Microsoft said to reassure workers that plan remains on track
08/26/2013 04:04:47 PM PDT
08/26/2013 05:17:58 PM PDT
FILE - Microsoft CEO Steve Ballmer speaks at a Microsoft event in San Francisco, Wednesday, June 26, 2013. Ballmer, who helped build Microsoft into a technology empire and then struggled to prevent it from crumbling under his own leadership, will retire within the next 12 months. (AP Photo/Jeff Chiu, File)
Microsoft is moving to reassure employees that a reorganization plan by departing Chief Executive Officer Steve Ballmer will go ahead.
Some members of Microsoft's senior leadership team e-mailed their staff Friday to say they remain committed to Ballmer's vision and the reorganization, said two people with knowledge of the matter, who asked not to be identified because the e-mails were private.
The communications follow concern at the software maker that any new CEO -- especially an external one -- won't keep the company as Ballmer laid out last month in the biggest restructuring in more than a decade. Ballmer is refocusing Microsoft on hardware and Internet-based services, in a bid to move the company away from software for the declining personal- computer industry and onto better footing with Google Inc. (GOOG), Facebook Inc. and Apple Inc. (
"There's going to be more confusion near-term," said Sid Parakh, an analyst at McAdams Wright Ragen in Seattle. "It just seems like now there's the question of how's the new person going to look at these changes. From an employee perspective, they are at a point of 'OK, now what do we do here?'"
Tony Imperati, a spokesman for Redmond, Washington-based Microsoft, declined to comment.
Microsoft's leadership team also held a previously planned meeting on Friday, said the people with knowledge of the matter. Microsoft's board stressed in statements Friday that a new CEO will execute Ballmer's strategy.
Already behind in mobile and tablets and with new products scrounging up minuscule market share while its core revenue from the Windows operating system shrinks, Microsoft can ill afford to wait and see if a new CEO alters the Ballmer plan. The company's stock is down about 37 percent under Ballmer's tenure as CEO, which started in January 2000. Last month, Microsoft also reported sales and profit that missed analysts' estimates.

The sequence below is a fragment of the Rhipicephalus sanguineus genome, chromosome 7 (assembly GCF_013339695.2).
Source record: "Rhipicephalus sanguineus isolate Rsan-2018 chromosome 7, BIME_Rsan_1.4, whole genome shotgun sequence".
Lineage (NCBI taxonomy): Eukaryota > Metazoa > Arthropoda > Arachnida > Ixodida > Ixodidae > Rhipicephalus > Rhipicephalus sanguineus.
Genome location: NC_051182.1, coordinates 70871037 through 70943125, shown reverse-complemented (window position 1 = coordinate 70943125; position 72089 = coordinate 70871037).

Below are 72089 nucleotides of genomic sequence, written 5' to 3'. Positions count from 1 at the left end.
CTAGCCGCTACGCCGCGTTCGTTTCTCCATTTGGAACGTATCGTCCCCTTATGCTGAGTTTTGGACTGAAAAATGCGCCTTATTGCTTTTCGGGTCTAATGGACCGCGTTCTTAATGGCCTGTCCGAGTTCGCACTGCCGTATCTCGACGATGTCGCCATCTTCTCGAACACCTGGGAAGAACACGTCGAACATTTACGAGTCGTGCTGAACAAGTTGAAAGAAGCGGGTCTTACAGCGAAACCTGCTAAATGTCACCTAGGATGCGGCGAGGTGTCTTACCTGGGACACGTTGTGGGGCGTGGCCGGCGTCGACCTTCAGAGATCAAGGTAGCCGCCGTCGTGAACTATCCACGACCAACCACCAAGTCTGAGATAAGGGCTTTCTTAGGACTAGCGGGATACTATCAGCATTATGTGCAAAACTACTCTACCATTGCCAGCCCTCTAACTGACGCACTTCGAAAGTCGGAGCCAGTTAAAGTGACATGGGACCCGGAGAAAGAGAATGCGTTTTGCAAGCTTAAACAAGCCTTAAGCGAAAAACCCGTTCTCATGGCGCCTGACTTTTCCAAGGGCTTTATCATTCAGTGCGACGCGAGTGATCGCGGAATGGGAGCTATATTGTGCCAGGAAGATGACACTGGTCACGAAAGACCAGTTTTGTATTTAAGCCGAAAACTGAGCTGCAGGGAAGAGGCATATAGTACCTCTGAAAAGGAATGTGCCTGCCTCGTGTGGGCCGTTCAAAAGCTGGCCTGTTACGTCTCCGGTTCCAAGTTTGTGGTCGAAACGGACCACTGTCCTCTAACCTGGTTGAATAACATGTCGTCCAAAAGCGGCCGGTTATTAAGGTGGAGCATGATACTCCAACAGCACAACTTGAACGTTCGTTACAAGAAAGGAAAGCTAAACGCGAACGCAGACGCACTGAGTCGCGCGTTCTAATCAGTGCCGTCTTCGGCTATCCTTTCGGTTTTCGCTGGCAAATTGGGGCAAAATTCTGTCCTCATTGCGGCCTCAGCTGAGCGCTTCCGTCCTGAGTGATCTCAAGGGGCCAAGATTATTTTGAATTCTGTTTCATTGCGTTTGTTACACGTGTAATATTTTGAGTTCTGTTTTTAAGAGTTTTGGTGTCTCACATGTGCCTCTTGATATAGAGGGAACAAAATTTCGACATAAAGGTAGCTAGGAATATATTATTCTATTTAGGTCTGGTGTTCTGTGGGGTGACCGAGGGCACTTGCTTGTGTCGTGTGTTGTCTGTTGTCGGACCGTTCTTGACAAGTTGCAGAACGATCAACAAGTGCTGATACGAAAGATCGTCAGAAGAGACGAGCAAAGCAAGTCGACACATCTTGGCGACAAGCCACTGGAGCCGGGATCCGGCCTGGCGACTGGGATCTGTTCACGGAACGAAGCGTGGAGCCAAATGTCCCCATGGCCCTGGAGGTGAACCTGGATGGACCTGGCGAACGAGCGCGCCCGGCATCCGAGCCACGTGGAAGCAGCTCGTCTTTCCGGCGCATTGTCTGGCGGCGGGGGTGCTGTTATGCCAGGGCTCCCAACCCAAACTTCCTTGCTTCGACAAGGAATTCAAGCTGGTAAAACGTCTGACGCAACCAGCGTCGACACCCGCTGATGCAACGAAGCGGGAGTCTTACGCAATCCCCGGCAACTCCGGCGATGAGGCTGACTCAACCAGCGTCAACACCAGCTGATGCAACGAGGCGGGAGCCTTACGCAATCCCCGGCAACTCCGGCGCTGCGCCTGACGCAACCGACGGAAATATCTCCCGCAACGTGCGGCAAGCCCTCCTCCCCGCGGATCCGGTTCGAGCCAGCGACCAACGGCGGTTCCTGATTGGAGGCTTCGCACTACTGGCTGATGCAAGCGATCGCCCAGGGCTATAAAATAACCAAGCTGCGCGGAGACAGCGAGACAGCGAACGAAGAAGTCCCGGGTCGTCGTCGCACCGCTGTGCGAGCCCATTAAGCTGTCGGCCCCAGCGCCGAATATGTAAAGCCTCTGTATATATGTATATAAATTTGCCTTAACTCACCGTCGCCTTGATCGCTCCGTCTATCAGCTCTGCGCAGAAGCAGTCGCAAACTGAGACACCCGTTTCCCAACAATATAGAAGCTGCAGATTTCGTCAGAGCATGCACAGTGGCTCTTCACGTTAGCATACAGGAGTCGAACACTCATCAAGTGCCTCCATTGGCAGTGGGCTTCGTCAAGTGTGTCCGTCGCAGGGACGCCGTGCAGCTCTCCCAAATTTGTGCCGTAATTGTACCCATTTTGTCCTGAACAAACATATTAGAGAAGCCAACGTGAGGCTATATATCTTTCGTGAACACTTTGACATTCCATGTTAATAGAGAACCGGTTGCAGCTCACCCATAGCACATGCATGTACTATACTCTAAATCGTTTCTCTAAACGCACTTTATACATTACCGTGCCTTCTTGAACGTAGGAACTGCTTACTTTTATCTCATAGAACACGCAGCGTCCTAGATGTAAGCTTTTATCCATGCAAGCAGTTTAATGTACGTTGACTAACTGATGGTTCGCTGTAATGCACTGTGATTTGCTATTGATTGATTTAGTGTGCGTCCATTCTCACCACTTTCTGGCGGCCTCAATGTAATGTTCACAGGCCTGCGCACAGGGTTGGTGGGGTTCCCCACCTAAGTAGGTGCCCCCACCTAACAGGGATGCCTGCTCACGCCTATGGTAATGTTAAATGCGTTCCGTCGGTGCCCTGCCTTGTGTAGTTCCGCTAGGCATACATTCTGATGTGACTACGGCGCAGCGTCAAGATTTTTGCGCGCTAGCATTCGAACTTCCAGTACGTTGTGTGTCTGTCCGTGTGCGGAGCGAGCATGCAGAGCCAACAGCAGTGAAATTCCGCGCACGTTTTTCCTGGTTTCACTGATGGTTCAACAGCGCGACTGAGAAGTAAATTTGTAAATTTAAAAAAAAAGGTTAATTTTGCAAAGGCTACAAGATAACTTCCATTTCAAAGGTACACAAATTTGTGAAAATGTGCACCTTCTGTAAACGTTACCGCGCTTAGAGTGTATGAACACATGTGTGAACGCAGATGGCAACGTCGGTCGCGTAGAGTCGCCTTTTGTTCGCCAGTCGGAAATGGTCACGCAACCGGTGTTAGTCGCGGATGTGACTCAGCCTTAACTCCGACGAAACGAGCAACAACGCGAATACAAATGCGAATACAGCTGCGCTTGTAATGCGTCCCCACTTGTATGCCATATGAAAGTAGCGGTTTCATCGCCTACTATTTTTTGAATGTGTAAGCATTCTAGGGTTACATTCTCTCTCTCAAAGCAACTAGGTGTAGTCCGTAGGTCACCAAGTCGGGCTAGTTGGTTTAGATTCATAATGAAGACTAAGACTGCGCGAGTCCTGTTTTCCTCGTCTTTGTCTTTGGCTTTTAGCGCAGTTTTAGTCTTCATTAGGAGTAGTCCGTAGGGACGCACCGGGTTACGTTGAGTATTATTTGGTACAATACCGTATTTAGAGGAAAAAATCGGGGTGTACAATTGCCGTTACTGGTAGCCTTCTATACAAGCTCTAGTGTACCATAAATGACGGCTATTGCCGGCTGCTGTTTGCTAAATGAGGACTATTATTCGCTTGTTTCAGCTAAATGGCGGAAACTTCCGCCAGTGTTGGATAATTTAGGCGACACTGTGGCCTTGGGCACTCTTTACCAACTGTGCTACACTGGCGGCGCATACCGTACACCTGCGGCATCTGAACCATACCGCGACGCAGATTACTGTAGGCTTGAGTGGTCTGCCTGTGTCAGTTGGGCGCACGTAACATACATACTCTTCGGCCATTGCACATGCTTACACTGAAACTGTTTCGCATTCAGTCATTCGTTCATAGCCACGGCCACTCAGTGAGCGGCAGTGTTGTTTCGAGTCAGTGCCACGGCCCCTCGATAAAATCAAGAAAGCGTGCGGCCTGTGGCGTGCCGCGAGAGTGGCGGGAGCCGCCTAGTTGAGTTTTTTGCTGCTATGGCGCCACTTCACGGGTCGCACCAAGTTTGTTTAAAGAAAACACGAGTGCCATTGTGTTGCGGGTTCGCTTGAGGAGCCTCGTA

Now as Microsoft embarks on a new CEO search, it will also have to contend with retaining employees and tamping down unease that for some began with the July reorganization.
Microsoft executives and workers in the process of moving into new divisions and roles don't know if they will be asked to shift again under new management, said one of the people. Some executives unhappy with their new roles may leave after stock grants and bonuses are given at the end of August, said another person.
Microsoft executives have also received an increase in outside job offers since the reorganization and expect that to accelerate as the next CEO remains to be chosen, said another person with knowledge of the matter.
Ballmer's reorganization, which put all of Microsoft's hardware into one unit and shifted the Windows and Windows Phone operating systems under the same executive, was undertaken with the knowledge that a new CEO might end up at the company's helm, said another person with knowledge of the matter. It didn't make sense to put the changes on hold for as much as a year until a new CEO was in place, the person said.